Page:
What’s your culture like?
Is it a culture of discipline?
How would you know?
In BE 2.0 (Beyond Entrepreneurship 2.0) Jim Collins offers insight.
When you hire and begin orientating a new team member, what’s said to them as they learn to follow your systems and procedures?
“That’s just the way we do things.”
“This is why we do things this way.”
If people in your enterprise say, “That’s just the way we do things” instead of saying, “This is why we do things this way,” your enterprise is degenerating from a culture of discipline into a bureaucracy.
A CULTURE OF DISCIPLINE
When I send an email my signature shares this quote from Good to Great:
“A culture of discipline is not a principle of business; it is a principle of greatness.”
-Jim Collins, author of Good to Great
Anywhere you find greatness, especially in business, you find a culture of Discipline.
In October of last year, we asked, SMaC - Still Relevant in 2020?
Few businesses develop their SMaC recipe. I believe most companies have a specific, methodical, and consistent way of doing business. They just haven’t identified and documented these practices.
If you’re not setting aside time to specifically identify what you do specifically, methodically, and consistently different than the next idea, After-Action Reviews, are probably not something you’re going to do either.
My oldest son and I are military history buffs. We both read a lot of books, he’s a mechanical engineer and he grew up loving battleships. Dan even worked for a Naval contractor in DC designing ships. We both love to study World War II, particularly the Naval engagements.
Dan shared one of the reasons the US Navy, despite their early failures in WWII, turned the war in the USA’s favor was due to how quickly they learned from their failures. After the battle of Coral Sea, losing the Aircraft Carrier Lexington and almost Yorktown, the Navy figured out how to pressurize their fuel pipes with CO2 rather than fuel anytime they weren’t actively fueling aircraft. They didn’t have that system until Midway. Had they not had it, they would have not been able to control ship fires.
Despite losing Yorktown, had they not gotten the fires out during the first Japanese attack, the Japanese planes would have been able to attack the other carriers, possibly changing the outcome of the battle. The Japanese fire control systems, on the other hand, resulted in the loss of their 4 carriers, dramatically changing the war from this point on.
Collins learned this idea for After-Action Reviews from the military, and it's something he adapted for his own business.
Here’s how Collins explains what an After-Action Review is, “The idea is to set aside time after every mission to discuss, review, and learn from what happened. What worked? What did we learn that can be applied to future missions? What didn’t work? What did we fail to prepare for? And then integrate the learning from the AAR directly into preparing for what comes next. Done systematically, AARs become part of the training regimen, part of continually developing and refining the SMaC recipes that work best. We’ve adopted the AAR model at The Good to Great Project. We do not close out an engagement and call it done until we have had a team AAR, captured the learnings, and integrated any adjustments into our SMaC recipes.”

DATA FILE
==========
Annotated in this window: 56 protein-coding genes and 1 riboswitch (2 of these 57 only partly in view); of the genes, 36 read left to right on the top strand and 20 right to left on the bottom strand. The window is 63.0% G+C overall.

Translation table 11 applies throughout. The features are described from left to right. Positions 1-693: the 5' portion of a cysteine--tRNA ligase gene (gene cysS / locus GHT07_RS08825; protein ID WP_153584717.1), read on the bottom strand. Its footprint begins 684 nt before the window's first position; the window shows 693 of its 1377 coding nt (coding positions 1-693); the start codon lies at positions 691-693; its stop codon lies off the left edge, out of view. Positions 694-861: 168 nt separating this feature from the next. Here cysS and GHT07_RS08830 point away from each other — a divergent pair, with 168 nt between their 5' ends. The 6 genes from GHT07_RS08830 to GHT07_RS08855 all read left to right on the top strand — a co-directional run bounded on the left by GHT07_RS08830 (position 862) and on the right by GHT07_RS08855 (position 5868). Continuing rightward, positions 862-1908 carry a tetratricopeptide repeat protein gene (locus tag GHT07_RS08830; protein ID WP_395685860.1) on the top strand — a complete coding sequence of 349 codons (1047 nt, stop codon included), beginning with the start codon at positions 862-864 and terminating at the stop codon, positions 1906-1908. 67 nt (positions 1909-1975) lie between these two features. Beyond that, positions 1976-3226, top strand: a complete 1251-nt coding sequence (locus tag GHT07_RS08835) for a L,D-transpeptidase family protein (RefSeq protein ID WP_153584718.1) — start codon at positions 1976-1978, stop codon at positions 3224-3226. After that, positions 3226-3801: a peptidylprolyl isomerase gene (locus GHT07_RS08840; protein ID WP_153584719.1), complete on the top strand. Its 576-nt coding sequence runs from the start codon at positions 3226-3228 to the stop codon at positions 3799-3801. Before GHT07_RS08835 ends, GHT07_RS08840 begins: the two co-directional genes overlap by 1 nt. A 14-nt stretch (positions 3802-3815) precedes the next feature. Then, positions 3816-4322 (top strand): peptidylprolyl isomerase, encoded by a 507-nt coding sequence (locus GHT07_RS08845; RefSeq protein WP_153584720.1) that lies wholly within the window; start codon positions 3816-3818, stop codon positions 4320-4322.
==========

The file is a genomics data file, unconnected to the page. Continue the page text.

After-Action Review Question
1: What replicable new learning did we gain from what went well?
2: What replicable new learning did we gain from what did not go well?
3: Drawing upon questions 1 and 2, what changes can we make to our SMaC recipe to systematically improve our consistent tactical excellence?
When do you use this? Whenever you have an important event, where your business might be required to do again. Whenever you feel you want and need to gain insight you can apply it to improve your business model.
As a sales manager, I would ask these questions to review a sales call with my salespeople to improve their performance
Most businesses are on to the next project or event before this event is even finished. They fail to yield the important knowledge and experience to improve from what they’ve learned.
Thankfully, the US Navy After-Action Review discipline turned failures into successes.
To create an environment where everyone is inspired to give their best, contact us today to schedule a free exploratory meeting.
Growth demands Strategic Discipline.
Building an enduring great organization requires disciplined people, disciplined thought, disciplined action, superior results, producing a distinctive impact in the world.
Discipline sustains momentum, over a long period of time, laying the foundations for lasting endurance.
Meeting Rhythms achieve a disciplined focus on performance metrics to drive growth.
Let Positioning Systems help your business achieve these outcomes on the Four most Important Decisions your business faces:
Positioning Systems helps mid-sized ($5M - $250M) business Scale-UP. We align your business to focus on Your One Thing! Contact email@example.com to Scale Up your business! Take our Four Decisions Needs Assessment to discover how your business measures against other Scaled Up companies. We’ll contact you.
NEXT BLOG – “Work is Love Made Visible.”
In 2012 Best Buy was on life support. Hubert Joly was offered the position to be the next CEO. Despite his colleagues and friend’s discouragement, Jolly went on to orchestrate one of the most spectacular retailer turnarounds in history. Learn how Joly’s philosophy, “Work is Love Made Visible” led the transformation of Best Buy, next blog.